Gibbs is the son of librarians, two of the 10 percent of white Alabamans who will support Obama in November.
“Bobby,” as he was known back home, hated to read as a child and grew up to be a talker, now an increasingly hot one.
(Gibbs once called Axe “the guy who walks in front of Obama with rose petals.”) Noting the big run on Gibbs and Axelrod, a columnist for Politico told me they were the new “it guys” at the service, and of course they were, in part for devising a communications strategy predicated on indifference to this very onrushing club of D. Joe Scarborough and Mika Brzezinski are mobbed as well; they can barely get to their seats: assaulted with kudos for the success of Morning Joe, their dawn roundtable on MSNBC and a popular artery in the bloodstream of the Leading Thinkers.
People keep pressing business cards into the cohosts’ palms, eager to get themselves booked, or their clients booked, or their books mentioned, just once, by Joe or Mika.
How political reporters are fetishized for their ability to get their names into the predawn e-mail sent out by the city’s most powerful and puzzled-over journalist.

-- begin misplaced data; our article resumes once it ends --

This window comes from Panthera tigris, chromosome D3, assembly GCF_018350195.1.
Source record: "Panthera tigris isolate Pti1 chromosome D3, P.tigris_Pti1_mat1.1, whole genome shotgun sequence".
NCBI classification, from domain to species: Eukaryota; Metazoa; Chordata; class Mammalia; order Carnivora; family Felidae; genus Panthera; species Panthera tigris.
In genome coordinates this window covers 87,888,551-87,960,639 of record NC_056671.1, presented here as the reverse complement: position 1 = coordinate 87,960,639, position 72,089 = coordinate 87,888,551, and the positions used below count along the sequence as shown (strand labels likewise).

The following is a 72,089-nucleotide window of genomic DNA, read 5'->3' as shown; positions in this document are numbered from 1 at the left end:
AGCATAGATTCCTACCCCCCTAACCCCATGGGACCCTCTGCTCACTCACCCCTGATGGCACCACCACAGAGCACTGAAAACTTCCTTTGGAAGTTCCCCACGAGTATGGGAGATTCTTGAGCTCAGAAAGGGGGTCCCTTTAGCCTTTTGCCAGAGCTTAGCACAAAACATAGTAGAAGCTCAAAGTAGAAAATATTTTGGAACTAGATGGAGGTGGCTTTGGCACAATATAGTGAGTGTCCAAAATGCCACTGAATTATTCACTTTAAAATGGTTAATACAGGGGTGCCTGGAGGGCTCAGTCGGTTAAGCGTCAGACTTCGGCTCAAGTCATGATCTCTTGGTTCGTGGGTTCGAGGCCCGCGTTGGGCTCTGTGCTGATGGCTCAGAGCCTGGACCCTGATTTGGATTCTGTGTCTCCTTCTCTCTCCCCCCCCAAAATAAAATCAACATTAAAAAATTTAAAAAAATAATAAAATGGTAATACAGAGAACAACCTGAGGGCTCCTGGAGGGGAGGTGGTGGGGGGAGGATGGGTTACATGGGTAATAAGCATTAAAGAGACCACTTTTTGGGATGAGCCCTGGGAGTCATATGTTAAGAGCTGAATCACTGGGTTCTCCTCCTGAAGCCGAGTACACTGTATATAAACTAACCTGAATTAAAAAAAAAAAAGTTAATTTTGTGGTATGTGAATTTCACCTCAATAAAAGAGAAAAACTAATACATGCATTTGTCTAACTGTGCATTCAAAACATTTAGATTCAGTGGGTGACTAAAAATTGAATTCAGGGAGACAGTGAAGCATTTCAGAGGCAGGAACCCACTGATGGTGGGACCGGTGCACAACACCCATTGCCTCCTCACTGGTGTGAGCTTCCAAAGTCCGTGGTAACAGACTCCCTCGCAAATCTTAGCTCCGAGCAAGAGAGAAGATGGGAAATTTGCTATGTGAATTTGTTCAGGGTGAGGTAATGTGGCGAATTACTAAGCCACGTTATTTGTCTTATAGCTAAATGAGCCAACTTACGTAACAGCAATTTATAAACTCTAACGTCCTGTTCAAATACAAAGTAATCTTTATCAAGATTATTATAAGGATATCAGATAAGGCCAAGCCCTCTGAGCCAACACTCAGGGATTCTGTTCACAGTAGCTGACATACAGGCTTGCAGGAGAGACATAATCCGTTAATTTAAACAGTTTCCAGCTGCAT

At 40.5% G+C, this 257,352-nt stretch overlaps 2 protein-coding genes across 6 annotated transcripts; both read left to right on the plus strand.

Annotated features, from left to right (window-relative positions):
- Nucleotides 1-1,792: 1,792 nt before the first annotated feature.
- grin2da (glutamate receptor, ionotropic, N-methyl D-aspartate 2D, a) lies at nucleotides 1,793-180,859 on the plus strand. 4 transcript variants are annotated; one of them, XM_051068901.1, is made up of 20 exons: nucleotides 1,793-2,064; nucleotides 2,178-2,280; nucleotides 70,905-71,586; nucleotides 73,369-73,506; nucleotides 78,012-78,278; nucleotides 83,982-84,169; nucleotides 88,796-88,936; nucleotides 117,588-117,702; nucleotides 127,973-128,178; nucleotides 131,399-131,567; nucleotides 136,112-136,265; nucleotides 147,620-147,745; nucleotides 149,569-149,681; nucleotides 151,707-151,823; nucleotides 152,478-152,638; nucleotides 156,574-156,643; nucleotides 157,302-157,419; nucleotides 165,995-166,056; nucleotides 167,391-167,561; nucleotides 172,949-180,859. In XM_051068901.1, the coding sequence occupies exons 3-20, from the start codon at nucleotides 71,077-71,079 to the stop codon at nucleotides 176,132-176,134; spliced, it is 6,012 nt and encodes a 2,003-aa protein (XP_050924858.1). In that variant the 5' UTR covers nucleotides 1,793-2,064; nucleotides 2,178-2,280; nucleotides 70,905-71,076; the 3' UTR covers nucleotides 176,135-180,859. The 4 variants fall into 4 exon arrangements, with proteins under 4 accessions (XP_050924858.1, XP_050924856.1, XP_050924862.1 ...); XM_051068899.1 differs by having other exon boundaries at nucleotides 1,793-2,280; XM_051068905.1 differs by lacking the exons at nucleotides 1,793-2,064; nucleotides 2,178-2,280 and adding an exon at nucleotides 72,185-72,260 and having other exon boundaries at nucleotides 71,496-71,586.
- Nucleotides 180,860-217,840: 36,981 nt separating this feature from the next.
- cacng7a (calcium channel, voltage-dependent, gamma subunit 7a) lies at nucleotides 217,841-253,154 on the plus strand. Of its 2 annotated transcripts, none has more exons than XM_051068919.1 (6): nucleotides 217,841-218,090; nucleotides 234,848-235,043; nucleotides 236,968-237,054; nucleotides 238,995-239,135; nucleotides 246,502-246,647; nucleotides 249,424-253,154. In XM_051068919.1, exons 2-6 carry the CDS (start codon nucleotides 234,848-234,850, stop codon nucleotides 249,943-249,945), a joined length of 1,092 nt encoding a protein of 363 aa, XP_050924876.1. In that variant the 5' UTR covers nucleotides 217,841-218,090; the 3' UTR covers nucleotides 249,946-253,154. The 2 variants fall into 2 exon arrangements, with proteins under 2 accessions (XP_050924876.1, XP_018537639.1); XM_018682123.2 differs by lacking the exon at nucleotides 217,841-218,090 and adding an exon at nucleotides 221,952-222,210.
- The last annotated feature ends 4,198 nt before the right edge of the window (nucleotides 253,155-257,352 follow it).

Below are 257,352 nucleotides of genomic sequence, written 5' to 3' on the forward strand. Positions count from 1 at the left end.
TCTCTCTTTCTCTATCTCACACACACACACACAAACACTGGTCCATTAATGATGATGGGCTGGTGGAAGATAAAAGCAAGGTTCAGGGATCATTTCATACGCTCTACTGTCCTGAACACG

How a disgraced Hill aide can overcome ignominy and maybe emerge with a more potent “brand” than many elected members of Congress.
With a new Afterword by author Mark Leibovich, the book that is changing the national conversation about Washington is available in a stunning new edition. C., might be loathed from every corner of the nation, yet these are fun and busy days at this nexus of big politics, big money, big media, and big vanity.
“A new low, even for Washington tackiness,” Mika will lament of the funereal hustle. Hillary has just conceded the Democratic nomination.
But it’s important to be part of the conversation, anyone would understand. Bill and Hillary Clinton walk stiffly down the left aisle. It ended an epic primary saga in which Bill had disgraced himself, making unpresidential and maybe racially loaded remarks about Obama.
Next to Gibbs presides another beneficial destination: David Axelrod, a Democratic media consultant and kibitzing walrus of a mensch who orchestrated Obama’s run to the 2008 Democratic nomination.
Known as “Axe,” Axelrod is a sentimental RFK Democrat whose swoon over Obama is unrivaled even by Gibbs’s.
Heads lurch and the collective effects are unmistakable: that exotic D. tingle falls over the room, the kind that comes with proximity to Superpowers. Neither Clinton is in a particularly good “place” with Washington at the moment, or with the media, or with the Democratic Party—or, for that matter, maybe with each other.